One of the promising areas of study is a Paleo-style diet, which eliminates the foods our ancestors theoretically didn’t eat thousands of years ago. A Paleo diet focuses on eating specific plant-based foods (mainly vegetables, fruits and nuts/seeds), specific animal-based foods (eggs, poultry, meat, fish) and eliminates major triggers of autoimmune conditions like gluten, dairy, refined sugars, artificial sweeteners, and thickeners/emulsifiers. It also eliminates beans and grains.
This is why the Paleo-style diet can be so effective. Gluten, a protein found in certain grains, can trigger inflammation and the immune system in people with autoimmune conditions. Another paper noted that gluten “increases intestinal permeability, changes composition and diversity of the microbiome/dysbiome ratio, increases oxidative stress, and changes epigenetic processes.” One study that involved a self-reported survey from IBD patients found that those on a gluten-free diet experienced fewer and less severe flares.
Conventional dairy products are difficult for all of us to digest, most of us don’t have the lactase enzyme required to process lactose, but it can be especially challenging to digest for people with Crohn’s disease and ulcerative colitis.
A recent study of the Autoimmune Protocol Diet showed its promising effect on Crohn’s disease and remission. This study came to pass when a researcher contacted the team behind Autoimmune Wellness, Mickey Trescott and Angie Alt, asking for connections to patients on the AIP diet. The sample size of the study was small – 15 patients – but the results were remarkable. After 6 weeks on the diet, 73% of patients were in remission and remained so during the following 5-week maintenance phase. You can read the full study here if you’re interested.
Why I Don’t Recommend A Vegan Diet For Healing IBD
This is a common approach but it’s very difficult to find research that supports a vegan diet for regaining health from a disease of inflammation in the gut, or a disease resulting in severe nutrient deficiency. Let me be clear: I fully support (and follow) and plant-based diet, as plants have an incredible array of nutrients that support our health. They are an important part of any dietary philosophy. But plants, at the exclusion of everything else, is not the best approach to healing Crohn’s disease.
When suffering from Crohn’s, our body needs as much nutrition in the most absorbable forms. Green juices and smoothies can be great, but for many, a lot of fiber can be really challenging. On the vegan diet, the bulk, literally, of the diet often comes from fibrous veggies, and loads of grains and beans. These can be very tough on the intestines for full digestion and can also serve to further an imbalance in the gut microbiome.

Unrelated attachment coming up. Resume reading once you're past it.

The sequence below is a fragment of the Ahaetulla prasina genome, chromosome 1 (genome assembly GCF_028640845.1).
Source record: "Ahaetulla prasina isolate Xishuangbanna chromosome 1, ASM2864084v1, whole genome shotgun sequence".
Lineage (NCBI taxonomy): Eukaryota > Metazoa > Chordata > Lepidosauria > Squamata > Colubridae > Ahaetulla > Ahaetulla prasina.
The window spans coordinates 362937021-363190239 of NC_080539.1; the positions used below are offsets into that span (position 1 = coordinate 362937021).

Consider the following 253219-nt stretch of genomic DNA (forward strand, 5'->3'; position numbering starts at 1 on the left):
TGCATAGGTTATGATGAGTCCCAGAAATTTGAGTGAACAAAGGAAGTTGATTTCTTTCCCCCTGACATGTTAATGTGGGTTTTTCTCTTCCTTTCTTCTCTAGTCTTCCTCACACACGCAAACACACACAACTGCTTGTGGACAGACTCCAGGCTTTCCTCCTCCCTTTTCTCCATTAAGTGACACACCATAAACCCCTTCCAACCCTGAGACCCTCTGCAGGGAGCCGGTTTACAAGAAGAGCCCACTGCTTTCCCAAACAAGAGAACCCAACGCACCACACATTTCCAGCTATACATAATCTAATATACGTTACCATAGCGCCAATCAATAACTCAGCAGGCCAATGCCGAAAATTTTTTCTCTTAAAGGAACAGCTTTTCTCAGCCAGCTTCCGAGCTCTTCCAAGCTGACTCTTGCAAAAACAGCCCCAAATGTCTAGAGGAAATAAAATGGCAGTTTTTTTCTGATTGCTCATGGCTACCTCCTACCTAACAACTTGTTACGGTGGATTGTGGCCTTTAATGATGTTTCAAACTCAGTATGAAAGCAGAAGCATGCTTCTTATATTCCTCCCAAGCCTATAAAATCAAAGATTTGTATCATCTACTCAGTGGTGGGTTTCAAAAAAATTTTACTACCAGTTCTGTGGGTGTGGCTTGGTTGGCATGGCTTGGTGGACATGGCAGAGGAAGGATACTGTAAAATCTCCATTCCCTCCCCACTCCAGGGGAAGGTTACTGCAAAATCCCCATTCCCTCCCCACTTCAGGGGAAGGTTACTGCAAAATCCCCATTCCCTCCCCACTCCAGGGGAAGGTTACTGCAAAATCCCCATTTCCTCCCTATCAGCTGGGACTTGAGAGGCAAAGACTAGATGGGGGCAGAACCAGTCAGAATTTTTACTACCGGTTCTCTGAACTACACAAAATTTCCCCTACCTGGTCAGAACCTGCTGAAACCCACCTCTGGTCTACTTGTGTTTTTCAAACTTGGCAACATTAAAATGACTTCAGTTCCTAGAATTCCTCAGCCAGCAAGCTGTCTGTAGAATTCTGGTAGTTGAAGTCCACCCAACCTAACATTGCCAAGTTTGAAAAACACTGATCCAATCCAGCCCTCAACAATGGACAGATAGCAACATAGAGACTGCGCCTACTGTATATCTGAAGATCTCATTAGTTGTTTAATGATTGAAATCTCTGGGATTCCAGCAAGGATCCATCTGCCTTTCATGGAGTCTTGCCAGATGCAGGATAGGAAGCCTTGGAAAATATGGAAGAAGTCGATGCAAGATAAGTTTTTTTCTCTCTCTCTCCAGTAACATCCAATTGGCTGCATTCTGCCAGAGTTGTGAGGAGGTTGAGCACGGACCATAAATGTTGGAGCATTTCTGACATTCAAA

In my research, I was only able to find one case study about a man who was able to achieve remission from Crohn’s disease after 40 days on a vegan diet (this was in combination with biologic therapies). There was one small 2-year trial of patients on a vegetarian diet (which included milk and eggs) where participants were able to achieve remission in combination with medical therapies.
Summary: Diet Recommendations for Crohn’s Disease Healing
These are very, very top level guidelines. It is highly recommended that you follow one of the protocols outlined above, while working with a Certified Culinary Nutrition Expert or Functional Medicine Practitioner to ensure you are getting balanced nutrition.
- Processed Foods
- Processed Oils
- Refined Sugars
- Bone Broth
- Vegetable juices (strained)
- Vegetables (steamed during flares)
- Fruit (steamed during flares, avoid any with small seeds like berries)
- Nutritious cooking oils
- Limited (or complete elimination) of grains, beans and legumes
- Food cooked from scratch
- Small amounts of animal-based protein
undiet and undiet Cookbook: a maintenance diet
As much as I would love to tell you to get my books, follow them and you’ll be healed, this is not the case. UnDiet and The UnDiet Cookbook were not written specifically with people dealing with IBD flare-ups or active IBD. Many people pick up my books, UnDiet and The UnDiet Cookbook, thinking that they are guides to healing Crohn’s disease. They are not. These books describe a maintenance diet; the types of recipes you could follow once you are stable.
If you are dealing with a severe flare-up, you may want to consider following some of the specific healing diets designed for those with gut issues.
The Role of Medication
I am not against modern medicine – there is a time and a place for it. Do not feel defeated if, at any point on your healing journey, you need medical intervention. It is lifesaving, especially in emergencies, and for many, is part of the healing journey so that you can become stabilized.